$22 Million from Retail Pioneer Launches
Alfred Taubman Medical Research Institute
A new and extraordinary gift to the University of Michigan Health System is making possible a new and extraordinary institute — one with a mission of supporting fundamental research to advance the understanding of the causes, treatment and prevention of a broad range of human diseases.
The A. Alfred Taubman Medical Research Institute, being established in the Medical School, is named for the retail pioneer whose funding and vision led to its creation. In addition to $7 million of support for research into neurological diseases being conducted by neurologist Eva Feldman, a new $15-million commitment by Taubman creates an endowment whose earnings will fund the institute, and the research of individual Taubman Scholars within the institute, for generations to come.
David Pinsky, Valerie Castle, Max Wicha, A. Alfred Taubman, Eva Feldman and Yehoash Raphael
The first five Taubman Scholars, including Feldman, have been chosen from among the Medical School’s top scientists. Each was selected for his or her remarkable creativity and research that holds the potential to significantly advance the development of a cure or preventive treatment for a human disease.
Typically, scientists will receive three-year grants that will provide $200,000 per year for their laboratory teams to pursue the most promising possibilities in their work. The scholars also will serve as advocates for research by taking part in efforts to educate the public about the importance of biomedical research, and of public and private support. At the end of three years, the scholars’ grants may be renewed, and new scholars may be chosen from among the Medical School faculty, by an oversight committee chaired by U-M Executive Vice President for Medical Affairs Robert Kelch (M.D. 1967, Residency 1970). In addition to Kelch, the committee includes Medical School Dean James Woolliscroft, M.D. (Residency 1980); Kim Eagle, M.D., co-director of the Cardiovascular Center; Feldman, who was the first Taubman Scholar chosen; Taubman; and Jeffrey Miro, a Michigan-based attorney and adjunct professor at the U-M Law School. In November, Feldman was named director of the institute.
Taubman, who studied architecture at the U-M, borrowed $5,000 at age 26 to found a small development company, and three years later — in 1953 — opened his first shopping center in Flint, Michigan. Today, The Taubman Company is one of the world’s largest developers and managers of commercial real estate, with a portfolio of shopping malls located in major markets from coast to coast, as well as in newly-emerging markets across Asia.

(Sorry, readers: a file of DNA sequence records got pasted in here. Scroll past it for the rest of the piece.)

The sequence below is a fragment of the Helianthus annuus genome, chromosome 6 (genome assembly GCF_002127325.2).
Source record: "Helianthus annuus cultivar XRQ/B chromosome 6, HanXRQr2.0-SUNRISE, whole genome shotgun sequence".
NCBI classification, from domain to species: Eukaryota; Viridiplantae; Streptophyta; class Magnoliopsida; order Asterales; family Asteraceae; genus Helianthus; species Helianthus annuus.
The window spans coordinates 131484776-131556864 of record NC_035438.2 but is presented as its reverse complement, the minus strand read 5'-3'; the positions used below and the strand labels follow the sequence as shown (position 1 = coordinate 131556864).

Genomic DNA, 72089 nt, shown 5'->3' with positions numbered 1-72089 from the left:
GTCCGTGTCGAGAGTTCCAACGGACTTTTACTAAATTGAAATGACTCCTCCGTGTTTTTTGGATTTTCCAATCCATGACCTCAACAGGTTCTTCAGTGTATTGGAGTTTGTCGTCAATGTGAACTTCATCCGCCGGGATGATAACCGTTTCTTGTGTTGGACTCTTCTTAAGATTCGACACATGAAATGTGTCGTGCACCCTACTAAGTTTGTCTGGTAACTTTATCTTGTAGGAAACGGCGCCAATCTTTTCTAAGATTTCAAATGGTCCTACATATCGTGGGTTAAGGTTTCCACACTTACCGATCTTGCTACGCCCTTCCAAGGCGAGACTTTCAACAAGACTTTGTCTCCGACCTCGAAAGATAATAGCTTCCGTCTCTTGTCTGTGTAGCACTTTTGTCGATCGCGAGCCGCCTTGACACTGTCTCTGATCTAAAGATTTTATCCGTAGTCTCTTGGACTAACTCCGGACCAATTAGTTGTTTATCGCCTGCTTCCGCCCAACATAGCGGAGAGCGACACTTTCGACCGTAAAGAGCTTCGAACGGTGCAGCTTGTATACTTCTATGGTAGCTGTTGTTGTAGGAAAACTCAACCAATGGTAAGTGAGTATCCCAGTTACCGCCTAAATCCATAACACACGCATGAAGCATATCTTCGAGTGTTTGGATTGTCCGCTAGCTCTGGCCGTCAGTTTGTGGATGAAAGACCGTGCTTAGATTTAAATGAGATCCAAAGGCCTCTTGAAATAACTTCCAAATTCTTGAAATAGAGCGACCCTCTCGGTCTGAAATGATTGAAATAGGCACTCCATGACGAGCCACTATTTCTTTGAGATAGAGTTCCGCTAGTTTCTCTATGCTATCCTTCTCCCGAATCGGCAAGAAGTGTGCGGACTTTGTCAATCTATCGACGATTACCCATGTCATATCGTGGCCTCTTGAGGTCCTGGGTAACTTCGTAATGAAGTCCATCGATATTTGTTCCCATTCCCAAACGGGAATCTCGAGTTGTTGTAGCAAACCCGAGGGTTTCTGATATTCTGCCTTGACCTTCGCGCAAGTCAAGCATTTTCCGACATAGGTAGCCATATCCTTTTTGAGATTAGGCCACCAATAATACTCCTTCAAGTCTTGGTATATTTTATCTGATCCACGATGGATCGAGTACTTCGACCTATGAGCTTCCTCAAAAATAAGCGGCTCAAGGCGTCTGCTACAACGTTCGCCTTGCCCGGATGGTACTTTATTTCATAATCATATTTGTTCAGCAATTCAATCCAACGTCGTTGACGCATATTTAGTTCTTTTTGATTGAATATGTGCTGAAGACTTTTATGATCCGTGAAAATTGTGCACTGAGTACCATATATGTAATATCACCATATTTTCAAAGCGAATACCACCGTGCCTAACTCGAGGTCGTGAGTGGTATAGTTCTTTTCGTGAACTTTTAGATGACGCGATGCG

By developing and introducing many important retail design and business refinements — from climate-controlled, enclosed malls to efficient parking and circulation systems, to the first food courts — Taubman has profoundly changed not only the way people shop, but also how they live, work and socialize.
With his gift to create the A. Alfred Taubman Medical Research Institute and support research at the Medical School, Taubman has solidified his position as one of the University of Michigan’s leading donors. Taubman’s cumulative giving to the University now stands at more than $60 million — more than $56 million of which has been given as part of the University’s $2.5 billion Michigan Difference fund-raising campaign.
The first five Taubman Scholars are:
Valerie Castle, M.D. (Fellowship 1990), a pediatric cancer specialist whose lab is working on strategies to make cancer cells “commit suicide” in the most common form of solid-tumor cancers in children. Castle chairs the Department of Pediatrics and Communicable Diseases, and holds the Ravitz Foundation Professorship in Pediatrics and Communicable Diseases.
Eva Feldman (M.D. 1983, Ph.D. 1979), a neurologist whose laboratory has already received support from Taubman to fund research on the use of stem cells and other novel approaches to treat amyotrophic lateral sclerosis, also known as Lou Gehrig’s disease (see “Taubman Gift Advances ALS Research,” summer 2007 Medicine at Michigan). Feldman heads the Program for Neurology Research and Discovery and is the Russell N. DeJong Professor of Neurology.
David Pinsky, M.D., a cardiologist who studies proteins involved in preventing the formation of clots inside blood vessels, which could lead to a new class of drugs to prevent strokes and heart attacks. Pinsky also serves as chief of the Division of Cardiovascular Medicine; the J. Griswold Ruth, M.D., and Margery Hopkins Ruth Professor of Internal Medicine; and as a director of the Cardiovascular Center.
Yehoash Raphael, Ph.D., a cell biologist who is developing ways to grow stem cells into the auditory hair cells that are crucial to our ability to hear, and to implant those cells into deaf ears to replace damaged cells and restore hearing. Raphael is the R. Jamison and Betty J. Williams Professor of Otolaryngology and a member of the U-M Kresge Hearing Research Institute.
Max Wicha, M.D., a cancer researcher who reported the first finding of stem cells in a solid tumor — the small number of cells that fuel the tumor’s growth. Wicha serves as the founding director of the Comprehensive Cancer Center and the Distinguished Professor of Oncology.
—Kara Gavin and Glen Sard
more information, a podcast of Taubman and the five inaugural Taubman
Scholars discussing this gift and commenting on the Taubman Institute’s
potential to accelerate U-M research, as well as audio comments by the